Plants and animals

Names for plants and animals come from classification systems. The right style for the classification conveys meaning to people reading the content.

Italicise genus and species names

The genus and species form the definitive name of a plant or animal. By convention:

  • the genus is in italics and takes an initial capital
  • the species is in italics and is lower case.


Backhousia citriodora is the scientific name of the lemon myrtle.

Ornithorhynchus anatinus is the scientific name of the platypus.

Subspecies and the names of varieties are also italicised. In these names, abbreviations for the words ‘subspecies’ and ‘variety’ take a full stop. This is an exception to the general rule for abbreviations.


Eucalyptus pauciflora subsp. hedraia is a subspecies of snow gum found only in the Mount Bogong and Falls Creek areas of Victoria.

Acacia alata var. platyptera is a variety of winged wattle that is found only in Western Australia.

Accessibility requirements

Screen readers don’t pronounce italics. Use the semantic tag <em> to provide emphasis for italicised names in HTML.

Write common names in lower case and roman type

Most plants and animals have a common name as well as their genus and species name.

For common names:

  • Use lower case unless they are also a proper noun, a registered trade mark or in some specialised content such as genetics.
  • Do not use italics.


  • The Tasmanian devil is named after its home range of Tasmania.
  • The grasslands were home to more than a million red kangaroos.
  • Tuross River was home to a family of platypus.

Use initial capitals when the name includes a proper noun.


  • Norfolk Island pine
  • Mount Arthur burrowing crayfish

Plant and animal names that are also common English words

Names that have become everyday words are shown in roman type and don’t need a capital letter.


  • acacia
  • eucalypt

This includes English derivatives. These are plant and animal names that came from the scientific classification system and are now in everyday use.


  • feline [From the subfamily Felinae]
  • carnivore [From the order Carnivora]

You usually don’t need to use an initial capital for breeds, even if they are derived from a regional name.


  • labrador
  • siamese cat
  • friesian cattle

Registered trade marks

Use an initial capital for names of registered cultivars or breeds. In a sentence, the registered name is sometimes in quotation marks.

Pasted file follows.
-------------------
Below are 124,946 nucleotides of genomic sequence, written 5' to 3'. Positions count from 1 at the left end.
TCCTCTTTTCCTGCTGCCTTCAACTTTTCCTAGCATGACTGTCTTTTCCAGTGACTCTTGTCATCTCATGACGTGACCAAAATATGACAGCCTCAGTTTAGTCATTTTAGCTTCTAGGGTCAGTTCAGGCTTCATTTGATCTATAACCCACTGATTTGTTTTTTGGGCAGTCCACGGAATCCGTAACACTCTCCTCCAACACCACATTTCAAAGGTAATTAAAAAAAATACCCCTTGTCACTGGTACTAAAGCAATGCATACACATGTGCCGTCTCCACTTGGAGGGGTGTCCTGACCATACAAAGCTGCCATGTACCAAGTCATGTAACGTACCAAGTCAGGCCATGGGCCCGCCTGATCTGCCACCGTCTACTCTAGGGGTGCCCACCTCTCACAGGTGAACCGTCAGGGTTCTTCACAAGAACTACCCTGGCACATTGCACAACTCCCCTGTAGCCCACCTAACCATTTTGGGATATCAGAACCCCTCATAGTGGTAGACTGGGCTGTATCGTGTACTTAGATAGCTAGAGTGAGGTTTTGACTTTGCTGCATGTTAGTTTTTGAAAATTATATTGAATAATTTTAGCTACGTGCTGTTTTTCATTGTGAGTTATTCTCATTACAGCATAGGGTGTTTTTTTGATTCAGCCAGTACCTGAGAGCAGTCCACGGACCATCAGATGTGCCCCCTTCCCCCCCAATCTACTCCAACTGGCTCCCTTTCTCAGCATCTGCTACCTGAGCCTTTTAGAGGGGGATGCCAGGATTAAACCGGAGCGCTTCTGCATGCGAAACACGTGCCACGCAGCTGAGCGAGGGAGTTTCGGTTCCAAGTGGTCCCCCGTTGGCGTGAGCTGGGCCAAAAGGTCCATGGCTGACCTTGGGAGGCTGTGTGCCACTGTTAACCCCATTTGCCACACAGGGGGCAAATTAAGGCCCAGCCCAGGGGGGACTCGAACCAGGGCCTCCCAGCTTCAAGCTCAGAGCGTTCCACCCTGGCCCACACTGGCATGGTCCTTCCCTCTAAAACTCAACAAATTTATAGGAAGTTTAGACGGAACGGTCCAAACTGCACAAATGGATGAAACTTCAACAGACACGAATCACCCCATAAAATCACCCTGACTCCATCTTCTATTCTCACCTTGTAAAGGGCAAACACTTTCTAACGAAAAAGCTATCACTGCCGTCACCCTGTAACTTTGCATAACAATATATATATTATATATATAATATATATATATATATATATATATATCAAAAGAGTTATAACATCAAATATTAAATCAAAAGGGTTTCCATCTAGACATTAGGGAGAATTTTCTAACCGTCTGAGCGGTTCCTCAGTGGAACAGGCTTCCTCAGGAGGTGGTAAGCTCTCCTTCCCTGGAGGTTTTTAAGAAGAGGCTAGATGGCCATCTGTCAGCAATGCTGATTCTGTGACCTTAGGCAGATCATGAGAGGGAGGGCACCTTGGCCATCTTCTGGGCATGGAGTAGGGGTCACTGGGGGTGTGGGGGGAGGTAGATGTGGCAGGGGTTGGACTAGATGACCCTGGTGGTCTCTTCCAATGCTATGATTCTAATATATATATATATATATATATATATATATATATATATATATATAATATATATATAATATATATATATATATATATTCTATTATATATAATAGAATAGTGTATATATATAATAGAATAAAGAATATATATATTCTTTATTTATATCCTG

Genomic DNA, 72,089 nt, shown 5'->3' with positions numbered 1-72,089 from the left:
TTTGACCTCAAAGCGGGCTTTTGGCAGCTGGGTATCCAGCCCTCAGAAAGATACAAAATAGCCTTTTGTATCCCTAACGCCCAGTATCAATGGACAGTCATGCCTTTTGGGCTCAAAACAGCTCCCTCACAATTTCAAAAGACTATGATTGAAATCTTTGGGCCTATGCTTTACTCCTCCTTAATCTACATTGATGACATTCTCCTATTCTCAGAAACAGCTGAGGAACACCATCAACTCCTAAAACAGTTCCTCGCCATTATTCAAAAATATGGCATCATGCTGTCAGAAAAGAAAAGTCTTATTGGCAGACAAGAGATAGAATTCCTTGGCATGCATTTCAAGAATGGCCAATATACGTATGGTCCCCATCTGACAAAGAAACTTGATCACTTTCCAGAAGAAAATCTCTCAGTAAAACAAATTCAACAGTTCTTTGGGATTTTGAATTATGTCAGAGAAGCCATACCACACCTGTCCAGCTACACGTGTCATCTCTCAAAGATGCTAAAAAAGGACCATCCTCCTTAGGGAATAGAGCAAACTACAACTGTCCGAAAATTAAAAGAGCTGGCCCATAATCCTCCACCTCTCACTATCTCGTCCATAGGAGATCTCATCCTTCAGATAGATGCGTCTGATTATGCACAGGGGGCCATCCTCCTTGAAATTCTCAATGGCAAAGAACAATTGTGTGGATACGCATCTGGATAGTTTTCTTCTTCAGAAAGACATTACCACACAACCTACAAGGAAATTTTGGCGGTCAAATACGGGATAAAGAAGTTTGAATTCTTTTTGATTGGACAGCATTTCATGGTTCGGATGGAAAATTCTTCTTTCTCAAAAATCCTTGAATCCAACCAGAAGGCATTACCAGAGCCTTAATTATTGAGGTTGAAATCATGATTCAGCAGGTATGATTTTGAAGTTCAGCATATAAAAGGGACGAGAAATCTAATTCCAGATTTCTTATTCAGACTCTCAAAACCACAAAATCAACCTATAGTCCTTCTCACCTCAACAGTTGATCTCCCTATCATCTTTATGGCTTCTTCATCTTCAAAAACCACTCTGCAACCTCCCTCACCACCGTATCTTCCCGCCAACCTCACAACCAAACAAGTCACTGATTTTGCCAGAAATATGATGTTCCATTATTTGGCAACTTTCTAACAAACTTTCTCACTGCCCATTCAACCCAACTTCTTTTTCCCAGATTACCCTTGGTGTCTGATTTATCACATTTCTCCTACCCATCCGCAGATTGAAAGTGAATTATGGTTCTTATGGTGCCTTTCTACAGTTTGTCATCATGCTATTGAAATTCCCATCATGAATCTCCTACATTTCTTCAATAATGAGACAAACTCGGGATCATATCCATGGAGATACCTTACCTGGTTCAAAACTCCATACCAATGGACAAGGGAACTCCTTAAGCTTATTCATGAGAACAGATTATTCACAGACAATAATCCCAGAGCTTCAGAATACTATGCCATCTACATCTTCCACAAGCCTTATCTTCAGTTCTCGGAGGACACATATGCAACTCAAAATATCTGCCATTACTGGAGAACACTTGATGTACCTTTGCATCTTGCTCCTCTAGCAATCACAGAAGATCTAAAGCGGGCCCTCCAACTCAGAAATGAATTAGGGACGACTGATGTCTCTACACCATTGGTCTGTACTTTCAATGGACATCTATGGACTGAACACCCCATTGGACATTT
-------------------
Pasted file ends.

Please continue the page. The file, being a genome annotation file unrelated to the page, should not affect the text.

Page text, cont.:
Acacia ‘Cascade’ is a registered cultivar derived from Australian native flora.

It’s best to check a dictionary or another reputable source to confirm whether the name has an initial capital. Refer to related guidance on commercial terms.

Birds (ornithology)

In generalist Australian Government content, use lower case for the names of birds unless the name contains a proper noun.


The silver gull (Larus novaehollandiae) is a common gull of the Australian coast.

South-west Western Australia is the only place where Carnaby’s black cockatoo is found.

This style may vary in some specialist content and content following international conventions. If writing for these, check and use the style that readers will understand. For example, in some contexts the common names of bird species start with a capital letter but are lower case when used as a generic term.


The Silver Gull (Larus novaehollandiae) is frequently observed in Australian coastal regions.

A species of cockatoo, Carnaby’s Black Cockatoo, is native to south-west Western Australia.

In both generalist and specialist content, use lower case for bird names in a list of common names of plants and animals.


The area was inhabited by green tree frogs, carpet pythons, bush rats and silver gulls.


When using genetic terms for plants and animals:

  • Use italics for the names of genes.
  • Use roman type for the names of proteins (enzymes).

Capitalisation varies for the names of genes, but proteins usually take an initial capital only.


In plants, the gene Sbe1 encodes starch-branching enzyme one, Sbe1.

Include the genus and species at first mention of the common name

The common name of a plant or animal can be a local name for more than one species in different places. Only the scientific name is the definitive name.

For this reason, include the species name in parentheses when you first mention the common name so it is clear which plant or animal you are writing about.


Royal grevillea (Grevillea victoriae) is one of more than 350 species in the genus Grevillea.

A common name is often a local name for a species:

  • A common name can be used for several species.
  • A species can have different common names in different places.


Black wattle is used as a common name for several Acacia species, such as Acacia mearnsii, A. aulacocarpa, A. auriculiformis, A. concurrens and A. crassicarpa.

Acacia dealbata is known by several common names, such as ‘silver wattle’, ‘blue wattle’ and ‘mimosa’.

When the genus is repeated, it can be abbreviated

If you have already written the full name of the genus, use a shortened form for later mentions. This is often just the first letter of the genus name, followed by a full stop. This is an exception to the general rule for abbreviations.


Ornithorhynchus anatinus belongs to the Ornithorhynchidae family. The elusive O. anatinus can be spotted in the riparian zone of our freshwater rivers.

When there are several genera that start with the same letter, include the second letter in the abbreviation.


Anopterus macleayanus and Aleuries moluccana are small Australian trees. Although An. macleayanua is found in cool places, Al. moluccana can tolerate tropical conditions.

Refer to classification systems to help you name plants and animals

Plants and animals are classified in a hierarchy from general to specific. The style you use is set by where the name is in the hierarchy: